The final drivers are ready from both camps and Forza Horizon 4 is out! Well, if you were anxious enough to drop the dough on the Ultimate Edition. Everyone else will have to wait until October 2nd to burn rubber across the British countryside. But, that doesn’t mean we can’t give you a taste of what to expect performance wise from various graphics cards in this title. We took a look at them demo already for those who are thinking they’re experiencing déjà vu so we aren’t going to spend a ton of time rambling on about the game.
Testing the game was a pretty straight forward process thanks to a built in benchmark that is very representative of normal in game performance. The big catch is this game has a ton of options and quite a few variables so we had to make sure to disable those with each restart and hardware change ultimately settling with the non variable ‘Ultra’ preset. There are settings that will allow you to take things to the extreme, well that’s what they call it anyway, but we’re sticking to a solid preset for today. Testing took place at 1080p, 1440p, and 4k taking the average of 3 runs to account for margin of error, which there was very little between runs. The fact that it is both a UWP title and DX12 means that old world methods of extracting performance beyond what the benchmark spits out at the end. We incorporated a combination of OCAT and an in house spreadsheet that extracts the Average Framerate as well as the 1% and .1% lows to better represent what the experience is in game. Below we’ve listed the hardware we tested with and the drivers used.
|CPU||i5 8600k @ 5GHz|
|Memory||16GB Geil EVO X DDR4 3200|
|Motherboard||EVGA Z370 Classified K|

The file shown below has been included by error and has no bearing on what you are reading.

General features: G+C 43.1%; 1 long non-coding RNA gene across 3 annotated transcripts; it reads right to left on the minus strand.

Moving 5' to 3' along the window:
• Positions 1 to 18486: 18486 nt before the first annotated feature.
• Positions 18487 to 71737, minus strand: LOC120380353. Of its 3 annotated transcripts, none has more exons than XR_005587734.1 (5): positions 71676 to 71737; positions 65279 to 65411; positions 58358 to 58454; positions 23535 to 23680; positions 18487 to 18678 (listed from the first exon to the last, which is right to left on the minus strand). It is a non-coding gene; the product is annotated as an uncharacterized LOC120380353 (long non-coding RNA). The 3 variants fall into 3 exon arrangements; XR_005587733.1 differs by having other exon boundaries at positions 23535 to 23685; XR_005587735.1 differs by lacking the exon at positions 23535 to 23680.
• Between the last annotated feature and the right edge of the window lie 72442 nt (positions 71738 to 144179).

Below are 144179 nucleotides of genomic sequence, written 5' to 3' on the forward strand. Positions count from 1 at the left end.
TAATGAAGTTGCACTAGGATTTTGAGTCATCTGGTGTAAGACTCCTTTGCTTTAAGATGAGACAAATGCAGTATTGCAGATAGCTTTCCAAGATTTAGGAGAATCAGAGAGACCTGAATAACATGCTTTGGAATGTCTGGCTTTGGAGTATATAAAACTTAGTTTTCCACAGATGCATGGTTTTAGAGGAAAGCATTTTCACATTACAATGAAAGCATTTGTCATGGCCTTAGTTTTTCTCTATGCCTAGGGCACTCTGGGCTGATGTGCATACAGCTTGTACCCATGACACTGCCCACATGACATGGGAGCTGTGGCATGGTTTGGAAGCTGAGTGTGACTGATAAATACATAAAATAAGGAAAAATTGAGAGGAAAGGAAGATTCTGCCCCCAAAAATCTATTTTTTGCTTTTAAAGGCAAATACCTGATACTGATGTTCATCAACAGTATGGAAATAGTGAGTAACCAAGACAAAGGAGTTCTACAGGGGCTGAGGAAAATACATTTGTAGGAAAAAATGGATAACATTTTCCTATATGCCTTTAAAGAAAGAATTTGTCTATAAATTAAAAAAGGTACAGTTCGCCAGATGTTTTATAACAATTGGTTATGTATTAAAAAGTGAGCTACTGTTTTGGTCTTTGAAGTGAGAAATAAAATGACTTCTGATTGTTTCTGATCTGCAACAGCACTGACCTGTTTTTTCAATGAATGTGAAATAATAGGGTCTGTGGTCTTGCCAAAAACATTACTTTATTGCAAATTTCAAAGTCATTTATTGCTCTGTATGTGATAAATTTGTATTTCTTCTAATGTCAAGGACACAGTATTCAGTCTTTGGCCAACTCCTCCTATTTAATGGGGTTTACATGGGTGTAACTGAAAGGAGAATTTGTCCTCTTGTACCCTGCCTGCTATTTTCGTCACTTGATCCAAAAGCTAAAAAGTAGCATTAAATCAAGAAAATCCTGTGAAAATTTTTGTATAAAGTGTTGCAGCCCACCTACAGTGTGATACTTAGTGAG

|Storage||Adata SU800 128GB|
2TB Seagate SSHD
|PSU||Cooler Master V1200 Platinum|
Graphics Cards Tested
|GPU||Architecture||Core Count||Clock Speed||Memory Capacity||Memory Speed|
|NVIDIA RTX 2080ti||Turing||4352||1350/1635||11GB GDDR6||14Gbps|
|NVIDIA RTX 2080 FE||Turing||2944||1515/1800||8GB GDDR6||14Gbps|
|NVIDIA GTX 1080 FE||Pascal||2560||1607/1733||8GB GDDR5X||10Gbps|
|NVIDIA GTX 1070 FE||Pascal||1920||1506/1683||8GB GDDR5||8Gbps|
|NVIDIA GTX 1060 FE 6GB||Pascal||1280||1506/1708||6GB GDDR5||8Gbps|
|XLR8 GTX 1060 3GB||Pascal||1152||1506/1708||3GB GDDR5||8Gbps|
|AMD RX Vega 64||Vega 10||4096||1247/1546||8GB HBM2||945Mbps|
|XFX RX Vega 56||Vega 10||3584||1156/1471||8GB HBM2||800Mbs|
|XFX RX 480 8GB||Polaris 10||2304||1266||8GB GDDR5||8Gbps|
|Sapphire RX 570 Nitro+ 4GB||Polaris 20||2048||1340||4GB GDDR5||7Gbps|
*NOTE: RX Vega 64 Liquid Cooled is no longer part of lineup, replaced with reference RX Vega 64*
Coffee Lake Core Scaling
I almost left this one out this go around since we’ve switched to primarily using the Z370 Coffee Lake for our testing since gathering results for the RTX 2080 and RTX 2080ti review but felt it important enough to show the state of core scaling in this game. Still no support for two threads but interestingly enough with the higher clocked 8600k paired with the RTX 2080ti at 1080p Ultra we start to see some real differentiation between 4 cores and 6 cores. Sure the averages are within margin of error but we see the minimums take a pounding by losing those other two cores, wonder how a high clocked 8 core might fare in this test.
Conclusion: Radeon Retribution?
So there we have it, final drivers, final build. Radeon put up an absolute astounding showing of performance on average frame rates across all resolutions when compared to their similar tiered counterparts. But that’s not without a caveat, the .1% and 1% do negatively impact the overall experience. On the surface the Vega 56 is toppling the GTX 1080 in averages, but the GTX 1080 carries a tighter spread between averages and lows resulting in a smoother gaming experience, but does lose that advantage at 4k when the more budget friendly option of the RX Vega 56 matches the GTX 1080. The RTX 2080ti of course brought the highest performance metrics allowing this game to be run at full bore 4k Ultra and even the RTX 2080 never dip below 60FPS, meaning you could tick on that VSYNC option and never miss a beat or worry about jitter or tears, provided you don’t have a 144z 4K G-Sync panel to really soak up this game with.
Either way, the game runs great, and the performance tweak are about for those wanting to crank the frame rates. Let the green light go, I’ve got a race to win.
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